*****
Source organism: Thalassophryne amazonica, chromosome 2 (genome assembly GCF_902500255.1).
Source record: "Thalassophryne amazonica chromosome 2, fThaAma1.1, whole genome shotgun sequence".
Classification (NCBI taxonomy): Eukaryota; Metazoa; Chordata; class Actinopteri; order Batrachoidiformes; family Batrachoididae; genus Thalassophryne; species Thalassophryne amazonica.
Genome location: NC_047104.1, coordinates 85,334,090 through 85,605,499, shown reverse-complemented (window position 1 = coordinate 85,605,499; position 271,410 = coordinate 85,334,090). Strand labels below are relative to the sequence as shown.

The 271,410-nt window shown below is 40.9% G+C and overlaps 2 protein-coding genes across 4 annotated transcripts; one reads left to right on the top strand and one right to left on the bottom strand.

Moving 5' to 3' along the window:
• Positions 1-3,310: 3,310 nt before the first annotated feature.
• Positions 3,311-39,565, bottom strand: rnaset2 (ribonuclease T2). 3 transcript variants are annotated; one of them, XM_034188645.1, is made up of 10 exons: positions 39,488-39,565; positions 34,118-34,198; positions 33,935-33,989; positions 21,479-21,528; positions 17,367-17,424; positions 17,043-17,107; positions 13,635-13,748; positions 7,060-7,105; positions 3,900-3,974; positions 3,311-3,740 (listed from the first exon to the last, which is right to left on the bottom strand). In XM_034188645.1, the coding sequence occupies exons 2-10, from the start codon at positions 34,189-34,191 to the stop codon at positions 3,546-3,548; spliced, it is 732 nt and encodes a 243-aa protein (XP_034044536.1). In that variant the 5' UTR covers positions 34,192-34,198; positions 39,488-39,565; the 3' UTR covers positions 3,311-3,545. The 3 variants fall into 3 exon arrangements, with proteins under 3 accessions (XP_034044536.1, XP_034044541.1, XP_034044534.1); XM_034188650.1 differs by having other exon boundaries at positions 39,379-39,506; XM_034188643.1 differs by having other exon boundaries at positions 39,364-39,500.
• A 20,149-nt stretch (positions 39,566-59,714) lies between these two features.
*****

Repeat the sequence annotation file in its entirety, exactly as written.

Source organism: Thalassophryne amazonica, chromosome 2 (genome assembly GCF_902500255.1).
Source record: "Thalassophryne amazonica chromosome 2, fThaAma1.1, whole genome shotgun sequence".
Classification (NCBI taxonomy): Eukaryota; Metazoa; Chordata; class Actinopteri; order Batrachoidiformes; family Batrachoididae; genus Thalassophryne; species Thalassophryne amazonica.
Genome location: NC_047104.1, coordinates 85,334,090 through 85,605,499, shown reverse-complemented (window position 1 = coordinate 85,605,499; position 271,410 = coordinate 85,334,090). Strand labels below are relative to the sequence as shown.

The 271,410-nt window shown below is 40.9% G+C and overlaps 2 protein-coding genes across 4 annotated transcripts; one reads left to right on the top strand and one right to left on the bottom strand.

Moving 5' to 3' along the window:
• Positions 1-3,310: 3,310 nt before the first annotated feature.
• Positions 3,311-39,565, bottom strand: rnaset2 (ribonuclease T2). 3 transcript variants are annotated; one of them, XM_034188645.1, is made up of 10 exons: positions 39,488-39,565; positions 34,118-34,198; positions 33,935-33,989; positions 21,479-21,528; positions 17,367-17,424; positions 17,043-17,107; positions 13,635-13,748; positions 7,060-7,105; positions 3,900-3,974; positions 3,311-3,740 (listed from the first exon to the last, which is right to left on the bottom strand). In XM_034188645.1, the coding sequence occupies exons 2-10, from the start codon at positions 34,189-34,191 to the stop codon at positions 3,546-3,548; spliced, it is 732 nt and encodes a 243-aa protein (XP_034044536.1). In that variant the 5' UTR covers positions 34,192-34,198; positions 39,488-39,565; the 3' UTR covers positions 3,311-3,545. The 3 variants fall into 3 exon arrangements, with proteins under 3 accessions (XP_034044536.1, XP_034044541.1, XP_034044534.1); XM_034188650.1 differs by having other exon boundaries at positions 39,379-39,506; XM_034188643.1 differs by having other exon boundaries at positions 39,364-39,500.
• A 20,149-nt stretch (positions 39,566-59,714) lies between these two features.